Type ls-l and the directory listing tells you how many bytes are in the file. In
the example listing below, minutes.txt is 3 bytes long and note.txt is 1201
bytes long.




$ ls -l
total 6
-rw-r--r-- 1 mjb         group      3 Feb 04 23:31 minutes.txt
-rw-r--r-- 1 mjb         group   1201 Feb 04 23:25 note.txt


But those are the file sizes, not the amount of space used on the disk. To see
the space used on disk, add the -s switch by typing ls -ls. The new listing
(shown below) includes an initial column that contains the number of blocks
used on the disk by the file. A block is a unit of 512 bytes. The first file,
minutes.txt, uses 2 blocks or 1024 bytes and note.txt uses 4 blocks - 2048
bytes.
$ ls -ls
total 6
  2 -rw-r--r-- 1 mjb        group      3 Feb 04 23:31 minutes.txt
  4 -rw-r--r-- 1 mjb        group    1201 Feb 04 23:25 note.txt


Earlier UNIX systems used an allocation unit of 512 bytes. These 512 bytes
made up 1 block. As disk sizes grew, the basic allocation unit was increased
to 1024 bytes on most systems (larger on some), but many utilities, such as
ls, continue to report file sizes or disk use in 512-byte blocks. This block



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size remains the standard for many utilities, even though the actual size of an
allocation unit has increased to 2 or more blocks.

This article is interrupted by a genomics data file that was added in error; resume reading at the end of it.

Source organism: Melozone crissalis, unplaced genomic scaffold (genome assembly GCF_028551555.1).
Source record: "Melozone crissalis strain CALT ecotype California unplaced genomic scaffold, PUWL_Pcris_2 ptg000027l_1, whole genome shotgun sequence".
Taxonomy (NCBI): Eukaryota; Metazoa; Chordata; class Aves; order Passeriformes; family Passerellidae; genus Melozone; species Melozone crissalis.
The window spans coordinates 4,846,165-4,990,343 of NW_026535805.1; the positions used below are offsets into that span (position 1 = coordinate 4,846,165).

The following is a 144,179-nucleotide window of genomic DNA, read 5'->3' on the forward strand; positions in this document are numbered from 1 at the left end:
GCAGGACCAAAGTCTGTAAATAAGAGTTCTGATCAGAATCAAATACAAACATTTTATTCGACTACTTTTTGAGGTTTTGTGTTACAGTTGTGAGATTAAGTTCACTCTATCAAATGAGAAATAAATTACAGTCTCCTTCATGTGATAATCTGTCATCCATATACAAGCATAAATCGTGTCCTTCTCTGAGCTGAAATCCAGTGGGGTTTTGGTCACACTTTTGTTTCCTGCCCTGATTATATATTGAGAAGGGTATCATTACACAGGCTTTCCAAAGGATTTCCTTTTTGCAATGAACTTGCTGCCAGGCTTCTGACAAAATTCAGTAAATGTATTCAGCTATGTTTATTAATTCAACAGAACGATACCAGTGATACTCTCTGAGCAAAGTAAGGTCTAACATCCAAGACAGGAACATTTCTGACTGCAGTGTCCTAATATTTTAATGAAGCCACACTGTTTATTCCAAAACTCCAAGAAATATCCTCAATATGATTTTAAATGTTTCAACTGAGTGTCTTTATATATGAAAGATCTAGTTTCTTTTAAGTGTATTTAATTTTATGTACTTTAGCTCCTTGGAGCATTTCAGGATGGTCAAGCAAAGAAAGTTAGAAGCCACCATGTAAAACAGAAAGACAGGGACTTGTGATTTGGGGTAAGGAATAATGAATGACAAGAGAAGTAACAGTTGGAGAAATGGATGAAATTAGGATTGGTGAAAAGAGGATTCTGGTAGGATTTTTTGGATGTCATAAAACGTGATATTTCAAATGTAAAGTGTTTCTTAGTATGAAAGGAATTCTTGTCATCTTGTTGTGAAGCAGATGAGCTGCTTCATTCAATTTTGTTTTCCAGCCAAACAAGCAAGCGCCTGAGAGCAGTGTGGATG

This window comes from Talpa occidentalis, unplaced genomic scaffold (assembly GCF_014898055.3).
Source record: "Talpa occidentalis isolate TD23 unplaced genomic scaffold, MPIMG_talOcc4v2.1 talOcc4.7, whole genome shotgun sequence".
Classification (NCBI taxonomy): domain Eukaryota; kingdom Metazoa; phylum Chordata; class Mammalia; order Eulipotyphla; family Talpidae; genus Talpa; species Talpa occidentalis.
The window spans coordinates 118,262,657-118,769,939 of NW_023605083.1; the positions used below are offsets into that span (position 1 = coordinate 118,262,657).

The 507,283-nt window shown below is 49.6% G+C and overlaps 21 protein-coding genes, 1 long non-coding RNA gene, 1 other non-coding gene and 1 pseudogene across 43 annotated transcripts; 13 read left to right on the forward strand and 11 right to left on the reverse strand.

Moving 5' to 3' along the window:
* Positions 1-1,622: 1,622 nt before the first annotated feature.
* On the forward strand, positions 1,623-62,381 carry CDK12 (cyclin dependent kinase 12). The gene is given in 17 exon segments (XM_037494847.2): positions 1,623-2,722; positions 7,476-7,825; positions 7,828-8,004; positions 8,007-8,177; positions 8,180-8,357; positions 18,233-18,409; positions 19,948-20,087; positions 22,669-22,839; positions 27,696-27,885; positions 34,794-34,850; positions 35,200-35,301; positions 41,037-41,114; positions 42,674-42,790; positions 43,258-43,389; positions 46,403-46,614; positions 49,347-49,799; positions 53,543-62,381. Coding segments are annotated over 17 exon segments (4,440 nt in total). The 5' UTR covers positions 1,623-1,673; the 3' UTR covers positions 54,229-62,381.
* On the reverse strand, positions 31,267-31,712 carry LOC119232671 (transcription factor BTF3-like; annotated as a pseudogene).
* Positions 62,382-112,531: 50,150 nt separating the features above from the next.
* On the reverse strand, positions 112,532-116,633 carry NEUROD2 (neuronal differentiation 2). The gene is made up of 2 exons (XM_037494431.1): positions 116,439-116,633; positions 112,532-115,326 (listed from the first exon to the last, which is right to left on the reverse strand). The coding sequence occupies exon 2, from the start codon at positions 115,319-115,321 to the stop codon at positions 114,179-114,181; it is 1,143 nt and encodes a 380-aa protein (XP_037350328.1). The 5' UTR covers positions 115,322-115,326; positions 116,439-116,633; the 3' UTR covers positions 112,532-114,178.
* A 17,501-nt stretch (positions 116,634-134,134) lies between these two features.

Let us now look at the ls- ls listing again. A 3-byte file will occupy a 512-
byte block, but more importantly for disk usage, it will occupy 1 allocation
unit, which on the system in the example below is 2 blocks, or 1024 bytes.
The ls -ls listing correctly indicates 2 blocks used on the disk. Similarly, a
1,201 bytes file, and should therefore occupy 3 blocks (1024 = 2 complete
blocks plus an additional 177 bytes in a third block).

$ ls -ls
total 6
  2 -rw-r--r-- 1 mjb     group     3 Feb 04 23:31 minutes.txt
  4 -rw-r--r-- 1 mjb     group   1201 Feb 04 23:25 note.txt


This seems dreadfully wasteful. In fact 99.7 percent of the space allocated
for minutes.txt is unused, and 41.4 percent of the space for note.txt is wasted.
Multiply this by the number of files on the system, and you'll begin to
imagine vast black holes of disk space that cannot be reached except by
forcing all users to create and fill files that are multiples of 1024. This
wasted space is known as internal fragmentation.


Remember the high percentage of waste only occurs on very small files, so
the larger the file the more efficient the allocation system is. The allocation
system is a good compromise between disk allocation and speed of disk
access.




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Note ls-l, ls -s, and similar variations display a total line as the first record in
a directory display. The total 6 in the listing below is in fact the sum of the
blocks displayed by typing ls -ls.


$ ls -ls
total 6
  2 -rw-r--r-- 1 mjb     group       3 Feb 04 23:31 minutes.txt
  4 -rw-r--r-- 1 mjb     group     1201 Feb 04 23:25 note.txt


Compression
The utility works well on large files but performs poorly on small files. In
the sample listing below, gzip is applied to each of the files and the results
are displayed. The gzip utility correctly recognizes that it can't do any good
on minutes.txt, and leaves it alone. It does, however, compress note.txt to
188 bytes. Note that compress appends .gz to a file when it compresses it.
The effects of compress are reversed by using gzip –d file.ext. You don't
need to include the .gz in the file name.
In this case we've eliminated 2 blocks, as note.txt compressed down to 2
blocks from 4. If you follow this logic through, you begin to realize that a